Rover Ants of Rush Milkweed Flowers

The rush milkweeds are flowering.

The open flowers attract an array of insects.

For example, tarantula hawks seem to prefer milkweed flowers. In fact, they are one of the chief pollinators of the plant.

No surprise that rover ants also visit.

From the swollen appearance of the metasoma of the upper ant, it looks like the worker ants are feeding on nectar.

Wait, the nectaries aren’t open on these buds.

It can be hard to think of something as small as a rover ant as a predator, but they do catch insects like this thrips.

The tarantula hawks, on the other hand, probably aren’t in any danger.


International Rock Flipping Day: The Ants

Sunday (September 9) was International Rock Flipping Day, hosted by Wanderin’ Weeta.

What is International Rock Flipping Day? It is a blog carnival to celebrate all those critters that live under rocks, as well as the naturalist spirit that drives us to look a little deeper.

How to participate? Basically you go outside and look under a rock or two. Record what you see by drawing, painting, or taking photographs. When you are done, carefully return the rock to its original position. Then report your findings to Wanderin’ Weeta.

I usually post the bulk of my finds at my children’s science blog, Growing With Science, because this is a great event to share with children.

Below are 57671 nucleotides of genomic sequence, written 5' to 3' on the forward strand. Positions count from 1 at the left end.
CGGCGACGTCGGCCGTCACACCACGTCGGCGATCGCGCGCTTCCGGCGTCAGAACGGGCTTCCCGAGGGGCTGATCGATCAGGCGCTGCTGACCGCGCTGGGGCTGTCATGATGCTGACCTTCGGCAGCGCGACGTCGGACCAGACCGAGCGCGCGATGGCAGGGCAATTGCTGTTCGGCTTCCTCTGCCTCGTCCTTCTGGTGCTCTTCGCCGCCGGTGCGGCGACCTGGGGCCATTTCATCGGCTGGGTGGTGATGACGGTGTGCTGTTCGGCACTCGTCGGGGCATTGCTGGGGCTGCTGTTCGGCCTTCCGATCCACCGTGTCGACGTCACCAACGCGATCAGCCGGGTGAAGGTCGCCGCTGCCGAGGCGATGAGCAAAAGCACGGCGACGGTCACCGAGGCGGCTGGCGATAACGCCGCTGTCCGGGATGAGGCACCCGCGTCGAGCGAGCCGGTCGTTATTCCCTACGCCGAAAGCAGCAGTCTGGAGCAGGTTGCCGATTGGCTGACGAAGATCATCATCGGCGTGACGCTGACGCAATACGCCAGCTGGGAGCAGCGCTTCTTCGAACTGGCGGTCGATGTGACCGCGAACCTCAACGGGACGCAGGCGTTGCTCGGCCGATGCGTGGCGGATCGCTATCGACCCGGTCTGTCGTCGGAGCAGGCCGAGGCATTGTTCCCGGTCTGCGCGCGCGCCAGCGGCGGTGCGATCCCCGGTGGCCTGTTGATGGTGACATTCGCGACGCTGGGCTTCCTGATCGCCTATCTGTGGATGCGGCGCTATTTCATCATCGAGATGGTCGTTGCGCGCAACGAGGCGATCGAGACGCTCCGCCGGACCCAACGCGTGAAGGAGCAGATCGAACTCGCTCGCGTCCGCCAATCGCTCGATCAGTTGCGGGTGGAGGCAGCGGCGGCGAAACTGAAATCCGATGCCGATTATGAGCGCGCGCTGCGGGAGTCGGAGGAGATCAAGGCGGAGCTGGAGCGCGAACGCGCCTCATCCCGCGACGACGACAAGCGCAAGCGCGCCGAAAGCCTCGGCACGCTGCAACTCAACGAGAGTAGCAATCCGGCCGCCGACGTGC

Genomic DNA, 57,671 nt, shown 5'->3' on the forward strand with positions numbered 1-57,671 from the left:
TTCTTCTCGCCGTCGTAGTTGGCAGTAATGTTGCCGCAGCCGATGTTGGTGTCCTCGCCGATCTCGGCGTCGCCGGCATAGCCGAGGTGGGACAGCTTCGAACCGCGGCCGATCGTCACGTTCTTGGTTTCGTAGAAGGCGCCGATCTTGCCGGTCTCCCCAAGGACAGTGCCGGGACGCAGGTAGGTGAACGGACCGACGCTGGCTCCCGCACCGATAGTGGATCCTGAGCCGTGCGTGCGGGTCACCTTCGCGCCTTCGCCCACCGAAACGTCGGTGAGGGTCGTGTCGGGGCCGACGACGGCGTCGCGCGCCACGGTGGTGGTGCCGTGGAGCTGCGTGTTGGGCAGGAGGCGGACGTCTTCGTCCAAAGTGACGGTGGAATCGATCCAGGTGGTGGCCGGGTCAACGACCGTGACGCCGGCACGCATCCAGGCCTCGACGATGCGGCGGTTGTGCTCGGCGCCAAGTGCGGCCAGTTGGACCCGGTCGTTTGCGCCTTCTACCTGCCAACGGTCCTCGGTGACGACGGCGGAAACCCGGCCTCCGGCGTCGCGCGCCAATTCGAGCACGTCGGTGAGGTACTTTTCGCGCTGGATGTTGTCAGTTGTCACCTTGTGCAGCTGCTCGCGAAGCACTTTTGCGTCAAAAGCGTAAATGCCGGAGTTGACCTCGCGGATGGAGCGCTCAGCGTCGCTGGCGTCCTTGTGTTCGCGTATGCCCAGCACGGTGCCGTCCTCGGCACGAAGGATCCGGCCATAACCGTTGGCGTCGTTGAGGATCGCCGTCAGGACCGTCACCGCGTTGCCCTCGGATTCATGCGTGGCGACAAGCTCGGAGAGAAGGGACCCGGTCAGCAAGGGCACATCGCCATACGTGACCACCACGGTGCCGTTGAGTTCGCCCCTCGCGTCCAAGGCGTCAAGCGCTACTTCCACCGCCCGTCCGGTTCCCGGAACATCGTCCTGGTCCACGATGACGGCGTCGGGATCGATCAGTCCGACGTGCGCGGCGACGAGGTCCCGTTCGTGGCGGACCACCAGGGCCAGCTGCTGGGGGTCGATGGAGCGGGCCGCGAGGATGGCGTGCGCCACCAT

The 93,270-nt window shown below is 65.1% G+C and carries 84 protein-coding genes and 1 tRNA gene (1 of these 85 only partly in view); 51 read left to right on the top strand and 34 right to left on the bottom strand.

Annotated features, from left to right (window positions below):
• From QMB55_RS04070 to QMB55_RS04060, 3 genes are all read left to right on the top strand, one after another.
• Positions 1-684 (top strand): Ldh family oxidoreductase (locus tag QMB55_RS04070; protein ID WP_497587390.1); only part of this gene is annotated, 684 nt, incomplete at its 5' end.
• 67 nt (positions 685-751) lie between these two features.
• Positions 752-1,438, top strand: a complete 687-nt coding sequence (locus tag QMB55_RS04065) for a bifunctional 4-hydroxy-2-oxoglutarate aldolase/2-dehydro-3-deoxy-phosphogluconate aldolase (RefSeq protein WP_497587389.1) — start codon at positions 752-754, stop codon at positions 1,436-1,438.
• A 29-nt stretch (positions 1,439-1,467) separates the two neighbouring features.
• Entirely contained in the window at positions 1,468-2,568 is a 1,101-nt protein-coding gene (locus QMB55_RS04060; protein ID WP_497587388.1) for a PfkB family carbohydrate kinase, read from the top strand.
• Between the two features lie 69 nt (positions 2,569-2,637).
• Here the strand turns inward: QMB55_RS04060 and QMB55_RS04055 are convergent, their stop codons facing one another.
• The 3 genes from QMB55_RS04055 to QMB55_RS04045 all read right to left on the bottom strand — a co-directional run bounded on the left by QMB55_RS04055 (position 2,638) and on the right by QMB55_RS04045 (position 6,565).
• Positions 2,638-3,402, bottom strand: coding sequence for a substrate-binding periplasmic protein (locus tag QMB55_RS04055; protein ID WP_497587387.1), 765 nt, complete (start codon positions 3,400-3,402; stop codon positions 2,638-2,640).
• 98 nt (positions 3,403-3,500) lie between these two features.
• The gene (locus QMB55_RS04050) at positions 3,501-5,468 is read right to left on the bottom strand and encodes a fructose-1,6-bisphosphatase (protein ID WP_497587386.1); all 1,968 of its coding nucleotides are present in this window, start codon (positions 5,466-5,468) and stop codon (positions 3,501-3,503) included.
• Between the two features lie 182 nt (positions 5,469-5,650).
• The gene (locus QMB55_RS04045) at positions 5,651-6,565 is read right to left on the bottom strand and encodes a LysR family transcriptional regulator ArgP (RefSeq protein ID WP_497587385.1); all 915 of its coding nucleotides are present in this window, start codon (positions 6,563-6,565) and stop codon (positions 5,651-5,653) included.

Looking under rocks is also a fantastic way to find ants. Rocks absorb and radiate heat and/or retain moisture underneath, creating an ideal microhabitat for ants.

I sampled a suburban area near Phoenix, Arizona. I wish I could report something new this year, but no luck. It is still good to see some of the same old friends as last year.

I didn’t even have to flip this rock to know there were southern fire ants (Solenopsis xyloni) underneath. Normally you might not even notice a southern fire ant nest because it is largely underground. When it has been raining, however, the fire ants tend to announce their presence with small mounds of dirt particles. Characteristically these mounds will have multiple entrances to the nest.

Southern fire ants seem to coexist with the other main ants we find here,

the rover ants, Brachymyrmex patagonicus. Aack, they are everywhere.

The sidewalk ants (Forelius) are still doing fine. These weren’t nesting under the rocks I flipped, but were foraging there.

Also, still seeing these rove beetles associated with southern fire ant nests.

Maybe I’ll have to find someplace more exotic to visit for next year’s event.

How about you? Did you participate this year? What did you find?